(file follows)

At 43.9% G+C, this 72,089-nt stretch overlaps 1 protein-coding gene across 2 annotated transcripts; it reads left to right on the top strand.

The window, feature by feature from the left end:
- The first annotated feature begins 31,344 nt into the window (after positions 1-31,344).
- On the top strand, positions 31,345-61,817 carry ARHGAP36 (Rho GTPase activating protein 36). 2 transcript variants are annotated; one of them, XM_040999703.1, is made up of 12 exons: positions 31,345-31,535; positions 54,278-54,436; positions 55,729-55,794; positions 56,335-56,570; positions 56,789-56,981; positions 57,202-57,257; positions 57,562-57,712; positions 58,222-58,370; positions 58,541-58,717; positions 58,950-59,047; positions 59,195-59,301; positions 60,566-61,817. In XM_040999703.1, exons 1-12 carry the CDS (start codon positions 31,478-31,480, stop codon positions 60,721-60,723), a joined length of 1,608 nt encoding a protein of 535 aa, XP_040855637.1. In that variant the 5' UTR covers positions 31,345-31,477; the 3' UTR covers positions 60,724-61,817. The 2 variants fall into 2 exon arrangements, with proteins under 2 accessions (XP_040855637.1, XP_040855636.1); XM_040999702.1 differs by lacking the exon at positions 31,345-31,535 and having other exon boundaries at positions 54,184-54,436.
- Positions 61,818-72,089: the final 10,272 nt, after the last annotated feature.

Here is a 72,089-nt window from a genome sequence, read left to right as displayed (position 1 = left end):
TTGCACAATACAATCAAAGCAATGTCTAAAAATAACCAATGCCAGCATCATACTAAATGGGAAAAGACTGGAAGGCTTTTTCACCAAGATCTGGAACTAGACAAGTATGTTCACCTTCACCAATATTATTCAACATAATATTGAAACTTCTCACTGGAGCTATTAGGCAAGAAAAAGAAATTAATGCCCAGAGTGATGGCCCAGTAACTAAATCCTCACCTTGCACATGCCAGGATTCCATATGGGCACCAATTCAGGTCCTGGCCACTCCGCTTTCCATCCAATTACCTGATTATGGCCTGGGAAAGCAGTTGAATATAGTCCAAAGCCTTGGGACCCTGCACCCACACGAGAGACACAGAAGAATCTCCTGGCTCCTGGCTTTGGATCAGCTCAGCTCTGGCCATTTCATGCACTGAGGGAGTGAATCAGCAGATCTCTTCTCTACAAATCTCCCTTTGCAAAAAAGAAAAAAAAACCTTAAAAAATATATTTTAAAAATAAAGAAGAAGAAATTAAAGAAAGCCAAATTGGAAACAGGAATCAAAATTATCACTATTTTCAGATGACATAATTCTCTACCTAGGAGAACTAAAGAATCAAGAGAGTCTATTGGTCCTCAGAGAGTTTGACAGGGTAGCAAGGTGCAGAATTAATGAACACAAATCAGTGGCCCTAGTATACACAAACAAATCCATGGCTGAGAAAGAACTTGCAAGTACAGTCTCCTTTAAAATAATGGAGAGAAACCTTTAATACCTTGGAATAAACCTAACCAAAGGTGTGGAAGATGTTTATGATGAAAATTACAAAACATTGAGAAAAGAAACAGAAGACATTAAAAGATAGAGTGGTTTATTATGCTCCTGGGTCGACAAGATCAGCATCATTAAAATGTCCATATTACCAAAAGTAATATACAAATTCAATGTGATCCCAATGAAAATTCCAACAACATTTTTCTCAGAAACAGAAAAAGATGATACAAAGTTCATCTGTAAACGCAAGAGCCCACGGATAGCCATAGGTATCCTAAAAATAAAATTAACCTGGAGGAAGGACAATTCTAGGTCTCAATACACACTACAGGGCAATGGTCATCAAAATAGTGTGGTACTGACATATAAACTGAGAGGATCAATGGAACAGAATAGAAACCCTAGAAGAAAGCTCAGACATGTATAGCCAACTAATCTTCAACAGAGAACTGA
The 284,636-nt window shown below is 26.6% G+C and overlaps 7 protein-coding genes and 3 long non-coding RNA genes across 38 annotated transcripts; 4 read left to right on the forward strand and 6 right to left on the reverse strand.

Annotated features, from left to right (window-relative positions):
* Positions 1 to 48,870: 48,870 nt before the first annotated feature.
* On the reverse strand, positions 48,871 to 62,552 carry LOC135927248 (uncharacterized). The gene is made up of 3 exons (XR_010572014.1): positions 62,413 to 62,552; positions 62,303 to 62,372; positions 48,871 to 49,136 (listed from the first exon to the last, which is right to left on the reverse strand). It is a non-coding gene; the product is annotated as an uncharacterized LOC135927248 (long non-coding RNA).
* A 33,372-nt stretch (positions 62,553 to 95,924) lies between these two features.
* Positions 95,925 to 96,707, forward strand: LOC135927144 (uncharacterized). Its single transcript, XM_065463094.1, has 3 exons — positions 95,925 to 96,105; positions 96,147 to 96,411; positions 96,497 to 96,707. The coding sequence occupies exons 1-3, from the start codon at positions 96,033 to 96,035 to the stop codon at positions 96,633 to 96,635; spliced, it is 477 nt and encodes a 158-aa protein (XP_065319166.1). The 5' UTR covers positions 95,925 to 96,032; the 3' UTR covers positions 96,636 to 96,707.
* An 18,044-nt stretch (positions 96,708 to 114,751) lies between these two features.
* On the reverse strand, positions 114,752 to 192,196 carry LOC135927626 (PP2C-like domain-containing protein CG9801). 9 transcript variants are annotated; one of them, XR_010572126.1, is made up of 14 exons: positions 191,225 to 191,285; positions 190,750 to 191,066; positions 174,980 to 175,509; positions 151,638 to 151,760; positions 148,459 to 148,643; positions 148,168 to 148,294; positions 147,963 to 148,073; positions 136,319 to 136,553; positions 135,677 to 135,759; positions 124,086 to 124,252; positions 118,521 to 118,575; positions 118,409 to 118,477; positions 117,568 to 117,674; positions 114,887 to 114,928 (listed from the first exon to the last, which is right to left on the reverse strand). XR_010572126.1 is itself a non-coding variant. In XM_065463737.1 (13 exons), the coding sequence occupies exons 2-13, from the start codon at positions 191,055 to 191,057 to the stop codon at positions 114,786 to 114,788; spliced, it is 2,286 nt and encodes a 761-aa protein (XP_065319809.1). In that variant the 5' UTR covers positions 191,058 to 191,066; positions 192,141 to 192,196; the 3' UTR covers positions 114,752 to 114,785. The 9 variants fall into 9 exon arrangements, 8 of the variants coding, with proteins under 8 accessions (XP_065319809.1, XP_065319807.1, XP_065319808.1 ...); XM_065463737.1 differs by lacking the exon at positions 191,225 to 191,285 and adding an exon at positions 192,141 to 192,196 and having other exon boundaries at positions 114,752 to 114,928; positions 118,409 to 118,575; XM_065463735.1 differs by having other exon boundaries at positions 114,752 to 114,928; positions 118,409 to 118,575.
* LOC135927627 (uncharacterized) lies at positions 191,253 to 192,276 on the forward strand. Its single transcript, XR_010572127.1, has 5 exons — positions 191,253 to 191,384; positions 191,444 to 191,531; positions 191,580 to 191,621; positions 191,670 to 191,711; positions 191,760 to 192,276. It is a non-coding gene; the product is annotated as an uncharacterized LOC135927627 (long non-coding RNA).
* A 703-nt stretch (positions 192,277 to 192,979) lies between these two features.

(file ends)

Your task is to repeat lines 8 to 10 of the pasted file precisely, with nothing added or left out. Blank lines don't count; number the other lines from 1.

The 284,636-nt window shown below is 26.6% G+C and overlaps 7 protein-coding genes and 3 long non-coding RNA genes across 38 annotated transcripts; 4 read left to right on the forward strand and 6 right to left on the reverse strand.

Annotated features, from left to right (window-relative positions):
* Positions 1 to 48,870: 48,870 nt before the first annotated feature.